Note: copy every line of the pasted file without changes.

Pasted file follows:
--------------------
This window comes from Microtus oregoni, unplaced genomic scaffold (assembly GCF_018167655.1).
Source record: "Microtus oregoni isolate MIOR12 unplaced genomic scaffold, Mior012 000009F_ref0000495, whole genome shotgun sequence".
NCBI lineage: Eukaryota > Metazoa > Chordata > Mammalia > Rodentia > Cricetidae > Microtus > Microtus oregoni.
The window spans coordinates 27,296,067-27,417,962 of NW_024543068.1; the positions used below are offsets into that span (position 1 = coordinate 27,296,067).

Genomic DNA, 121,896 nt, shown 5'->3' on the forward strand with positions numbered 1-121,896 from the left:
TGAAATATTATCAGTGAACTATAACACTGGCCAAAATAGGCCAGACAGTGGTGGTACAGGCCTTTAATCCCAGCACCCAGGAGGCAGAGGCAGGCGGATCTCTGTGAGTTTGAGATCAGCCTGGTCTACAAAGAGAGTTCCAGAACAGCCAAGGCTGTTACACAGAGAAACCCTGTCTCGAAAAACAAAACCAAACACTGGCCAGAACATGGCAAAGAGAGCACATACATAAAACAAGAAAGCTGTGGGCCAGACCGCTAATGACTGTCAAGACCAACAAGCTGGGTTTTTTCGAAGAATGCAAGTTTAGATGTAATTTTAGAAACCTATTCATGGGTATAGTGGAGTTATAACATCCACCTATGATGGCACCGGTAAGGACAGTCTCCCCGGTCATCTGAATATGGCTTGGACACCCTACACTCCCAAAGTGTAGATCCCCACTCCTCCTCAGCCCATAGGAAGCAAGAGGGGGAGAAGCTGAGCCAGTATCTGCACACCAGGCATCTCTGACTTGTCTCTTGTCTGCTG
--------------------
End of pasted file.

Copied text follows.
This window comes from Microtus oregoni, unplaced genomic scaffold (assembly GCF_018167655.1).
Source record: "Microtus oregoni isolate MIOR12 unplaced genomic scaffold, Mior012 000009F_ref0000495, whole genome shotgun sequence".
NCBI lineage: Eukaryota > Metazoa > Chordata > Mammalia > Rodentia > Cricetidae > Microtus > Microtus oregoni.
The window spans coordinates 27,296,067-27,417,962 of NW_024543068.1; the positions used below are offsets into that span (position 1 = coordinate 27,296,067).

Genomic DNA, 121,896 nt, shown 5'->3' on the forward strand with positions numbered 1-121,896 from the left:
TGAAATATTATCAGTGAACTATAACACTGGCCAAAATAGGCCAGACAGTGGTGGTACAGGCCTTTAATCCCAGCACCCAGGAGGCAGAGGCAGGCGGATCTCTGTGAGTTTGAGATCAGCCTGGTCTACAAAGAGAGTTCCAGAACAGCCAAGGCTGTTACACAGAGAAACCCTGTCTCGAAAAACAAAACCAAACACTGGCCAGAACATGGCAAAGAGAGCACATACATAAAACAAGAAAGCTGTGGGCCAGACCGCTAATGACTGTCAAGACCAACAAGCTGGGTTTTTTCGAAGAATGCAAGTTTAGATGTAATTTTAGAAACCTATTCATGGGTATAGTGGAGTTATAACATCCACCTATGATGGCACCGGTAAGGACAGTCTCCCCGGTCATCTGAATATGGCTTGGACACCCTACACTCCCAAAGTGTAGATCCCCACTCCTCCTCAGCCCATAGGAAGCAAGAGGGGGAGAAGCTGAGCCAGTATCTGCACACCAGGCATCTCTGACTTGTCTCTTGTCTGCTG